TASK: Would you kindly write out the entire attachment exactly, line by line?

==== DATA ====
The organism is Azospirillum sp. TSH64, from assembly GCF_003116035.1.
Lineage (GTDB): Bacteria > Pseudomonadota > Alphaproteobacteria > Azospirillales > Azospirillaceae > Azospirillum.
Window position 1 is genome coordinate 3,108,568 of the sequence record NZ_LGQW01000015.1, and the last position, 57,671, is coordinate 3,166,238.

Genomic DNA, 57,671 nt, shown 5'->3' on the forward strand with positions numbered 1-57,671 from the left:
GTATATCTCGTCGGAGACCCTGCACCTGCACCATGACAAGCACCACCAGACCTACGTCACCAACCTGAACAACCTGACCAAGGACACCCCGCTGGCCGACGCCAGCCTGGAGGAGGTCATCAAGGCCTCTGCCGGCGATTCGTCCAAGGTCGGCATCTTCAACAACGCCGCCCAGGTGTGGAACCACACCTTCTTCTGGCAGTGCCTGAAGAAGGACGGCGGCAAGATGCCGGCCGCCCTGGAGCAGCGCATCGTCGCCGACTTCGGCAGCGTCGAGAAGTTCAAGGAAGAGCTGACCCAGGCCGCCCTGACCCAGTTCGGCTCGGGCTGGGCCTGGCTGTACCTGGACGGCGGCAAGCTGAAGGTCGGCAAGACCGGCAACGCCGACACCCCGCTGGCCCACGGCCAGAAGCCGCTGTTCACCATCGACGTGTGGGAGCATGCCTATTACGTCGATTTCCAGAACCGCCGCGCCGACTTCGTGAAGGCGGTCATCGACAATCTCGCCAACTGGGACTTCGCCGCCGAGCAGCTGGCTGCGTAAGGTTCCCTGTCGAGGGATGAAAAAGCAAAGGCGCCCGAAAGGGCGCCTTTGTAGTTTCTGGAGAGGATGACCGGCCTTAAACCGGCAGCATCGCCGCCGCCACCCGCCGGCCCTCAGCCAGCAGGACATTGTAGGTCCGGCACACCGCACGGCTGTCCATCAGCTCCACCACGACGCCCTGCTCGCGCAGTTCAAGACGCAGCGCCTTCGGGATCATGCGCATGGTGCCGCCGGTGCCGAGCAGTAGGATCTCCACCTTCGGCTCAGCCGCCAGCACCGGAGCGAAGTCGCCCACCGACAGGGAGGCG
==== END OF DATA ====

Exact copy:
The organism is Azospirillum sp. TSH64, from assembly GCF_003116035.1.
Lineage (GTDB): Bacteria > Pseudomonadota > Alphaproteobacteria > Azospirillales > Azospirillaceae > Azospirillum.
Window position 1 is genome coordinate 3,108,568 of the sequence record NZ_LGQW01000015.1, and the last position, 57,671, is coordinate 3,166,238.

Genomic DNA, 57,671 nt, shown 5'->3' on the forward strand with positions numbered 1-57,671 from the left:
GTATATCTCGTCGGAGACCCTGCACCTGCACCATGACAAGCACCACCAGACCTACGTCACCAACCTGAACAACCTGACCAAGGACACCCCGCTGGCCGACGCCAGCCTGGAGGAGGTCATCAAGGCCTCTGCCGGCGATTCGTCCAAGGTCGGCATCTTCAACAACGCCGCCCAGGTGTGGAACCACACCTTCTTCTGGCAGTGCCTGAAGAAGGACGGCGGCAAGATGCCGGCCGCCCTGGAGCAGCGCATCGTCGCCGACTTCGGCAGCGTCGAGAAGTTCAAGGAAGAGCTGACCCAGGCCGCCCTGACCCAGTTCGGCTCGGGCTGGGCCTGGCTGTACCTGGACGGCGGCAAGCTGAAGGTCGGCAAGACCGGCAACGCCGACACCCCGCTGGCCCACGGCCAGAAGCCGCTGTTCACCATCGACGTGTGGGAGCATGCCTATTACGTCGATTTCCAGAACCGCCGCGCCGACTTCGTGAAGGCGGTCATCGACAATCTCGCCAACTGGGACTTCGCCGCCGAGCAGCTGGCTGCGTAAGGTTCCCTGTCGAGGGATGAAAAAGCAAAGGCGCCCGAAAGGGCGCCTTTGTAGTTTCTGGAGAGGATGACCGGCCTTAAACCGGCAGCATCGCCGCCGCCACCCGCCGGCCCTCAGCCAGCAGGACATTGTAGGTCCGGCACACCGCACGGCTGTCCATCAGCTCCACCACGACGCCCTGCTCGCGCAGTTCAAGACGCAGCGCCTTCGGGATCATGCGCATGGTGCCGCCGGTGCCGAGCAGTAGGATCTCCACCTTCGGCTCAGCCGCCAGCACCGGAGCGAAGTCGCCCACCGACAGGGAGGCG